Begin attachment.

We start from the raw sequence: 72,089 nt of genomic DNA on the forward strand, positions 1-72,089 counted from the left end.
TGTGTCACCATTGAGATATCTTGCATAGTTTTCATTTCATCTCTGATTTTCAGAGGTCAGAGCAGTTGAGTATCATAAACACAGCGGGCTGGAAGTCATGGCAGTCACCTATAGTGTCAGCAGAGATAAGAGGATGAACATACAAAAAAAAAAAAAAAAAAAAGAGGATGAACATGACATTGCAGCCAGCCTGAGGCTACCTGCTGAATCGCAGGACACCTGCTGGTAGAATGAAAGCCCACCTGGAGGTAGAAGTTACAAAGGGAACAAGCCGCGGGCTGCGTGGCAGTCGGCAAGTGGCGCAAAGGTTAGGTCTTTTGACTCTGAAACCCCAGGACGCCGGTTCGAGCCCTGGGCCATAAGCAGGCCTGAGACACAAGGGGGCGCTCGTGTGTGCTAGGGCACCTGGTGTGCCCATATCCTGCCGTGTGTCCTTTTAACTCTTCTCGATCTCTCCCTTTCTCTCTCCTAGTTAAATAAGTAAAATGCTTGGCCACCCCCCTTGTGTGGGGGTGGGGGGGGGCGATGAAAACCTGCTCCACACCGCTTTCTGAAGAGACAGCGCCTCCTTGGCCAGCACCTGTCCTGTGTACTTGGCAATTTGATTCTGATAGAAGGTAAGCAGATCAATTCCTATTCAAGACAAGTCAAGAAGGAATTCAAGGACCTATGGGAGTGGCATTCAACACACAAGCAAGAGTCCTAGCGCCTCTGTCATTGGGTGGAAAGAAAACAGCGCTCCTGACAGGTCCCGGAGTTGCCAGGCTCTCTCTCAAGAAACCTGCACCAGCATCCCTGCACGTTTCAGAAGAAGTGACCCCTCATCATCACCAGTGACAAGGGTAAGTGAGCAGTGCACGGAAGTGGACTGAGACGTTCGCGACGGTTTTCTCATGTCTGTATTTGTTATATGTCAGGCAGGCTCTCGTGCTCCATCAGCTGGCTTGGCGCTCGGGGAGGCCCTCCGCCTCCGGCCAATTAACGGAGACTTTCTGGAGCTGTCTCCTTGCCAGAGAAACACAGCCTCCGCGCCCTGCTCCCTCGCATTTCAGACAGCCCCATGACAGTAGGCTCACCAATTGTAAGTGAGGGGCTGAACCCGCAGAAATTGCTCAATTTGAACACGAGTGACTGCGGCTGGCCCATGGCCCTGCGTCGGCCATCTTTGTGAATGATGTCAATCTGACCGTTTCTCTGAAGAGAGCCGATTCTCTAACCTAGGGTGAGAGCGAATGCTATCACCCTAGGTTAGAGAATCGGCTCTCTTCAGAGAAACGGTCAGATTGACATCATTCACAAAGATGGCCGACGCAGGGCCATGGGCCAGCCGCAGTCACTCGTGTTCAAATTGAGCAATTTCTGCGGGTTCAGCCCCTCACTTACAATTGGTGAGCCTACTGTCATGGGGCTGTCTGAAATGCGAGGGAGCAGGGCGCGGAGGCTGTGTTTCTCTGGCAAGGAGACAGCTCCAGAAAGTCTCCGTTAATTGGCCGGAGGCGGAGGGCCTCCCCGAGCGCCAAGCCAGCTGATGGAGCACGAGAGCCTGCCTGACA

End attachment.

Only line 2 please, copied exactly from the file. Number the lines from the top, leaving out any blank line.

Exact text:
TGTGTCACCATTGAGATATCTTGCATAGTTTTCATTTCATCTCTGATTTTCAGAGGTCAGAGCAGTTGAGTATCATAAACACAGCGGGCTGGAAGTCATGGCAGTCACCTATAGTGTCAGCAGAGATAAGAGGATGAACATACAAAAAAAAAAAAAAAAAAAAGAGGATGAACATGACATTGCAGCCAGCCTGAGGCTACCTGCTGAATCGCAGGACACCTGCTGGTAGAATGAAAGCCCACCTGGAGGTAGAAGTTACAAAGGGAACAAGCCGCGGGCTGCGTGGCAGTCGGCAAGTGGCGCAAAGGTTAGGTCTTTTGACTCTGAAACCCCAGGACGCCGGTTCGAGCCCTGGGCCATAAGCAGGCCTGAGACACAAGGGGGCGCTCGTGTGTGCTAGGGCACCTGGTGTGCCCATATCCTGCCGTGTGTCCTTTTAACTCTTCTCGATCTCTCCCTTTCTCTCTCCTAGTTAAATAAGTAAAATGCTTGGCCACCCCCCTTGTGTGGGGGTGGGGGGGGGCGATGAAAACCTGCTCCACACCGCTTTCTGAAGAGACAGCGCCTCCTTGGCCAGCACCTGTCCTGTGTACTTGGCAATTTGATTCTGATAGAAGGTAAGCAGATCAATTCCTATTCAAGACAAGTCAAGAAGGAATTCAAGGACCTATGGGAGTGGCATTCAACACACAAGCAAGAGTCCTAGCGCCTCTGTCATTGGGTGGAAAGAAAACAGCGCTCCTGACAGGTCCCGGAGTTGCCAGGCTCTCTCTCAAGAAACCTGCACCAGCATCCCTGCACGTTTCAGAAGAAGTGACCCCTCATCATCACCAGTGACAAGGGTAAGTGAGCAGTGCACGGAAGTGGACTGAGACGTTCGCGACGGTTTTCTCATGTCTGTATTTGTTATATGTCAGGCAGGCTCTCGTGCTCCATCAGCTGGCTTGGCGCTCGGGGAGGCCCTCCGCCTCCGGCCAATTAACGGAGACTTTCTGGAGCTGTCTCCTTGCCAGAGAAACACAGCCTCCGCGCCCTGCTCCCTCGCATTTCAGACAGCCCCATGACAGTAGGCTCACCAATTGTAAGTGAGGGGCTGAACCCGCAGAAATTGCTCAATTTGAACACGAGTGACTGCGGCTGGCCCATGGCCCTGCGTCGGCCATCTTTGTGAATGATGTCAATCTGACCGTTTCTCTGAAGAGAGCCGATTCTCTAACCTAGGGTGAGAGCGAATGCTATCACCCTAGGTTAGAGAATCGGCTCTCTTCAGAGAAACGGTCAGATTGACATCATTCACAAAGATGGCCGACGCAGGGCCATGGGCCAGCCGCAGTCACTCGTGTTCAAATTGAGCAATTTCTGCGGGTTCAGCCCCTCACTTACAATTGGTGAGCCTACTGTCATGGGGCTGTCTGAAATGCGAGGGAGCAGGGCGCGGAGGCTGTGTTTCTCTGGCAAGGAGACAGCTCCAGAAAGTCTCCGTTAATTGGCCGGAGGCGGAGGGCCTCCCCGAGCGCCAAGCCAGCTGATGGAGCACGAGAGCCTGCCTGACA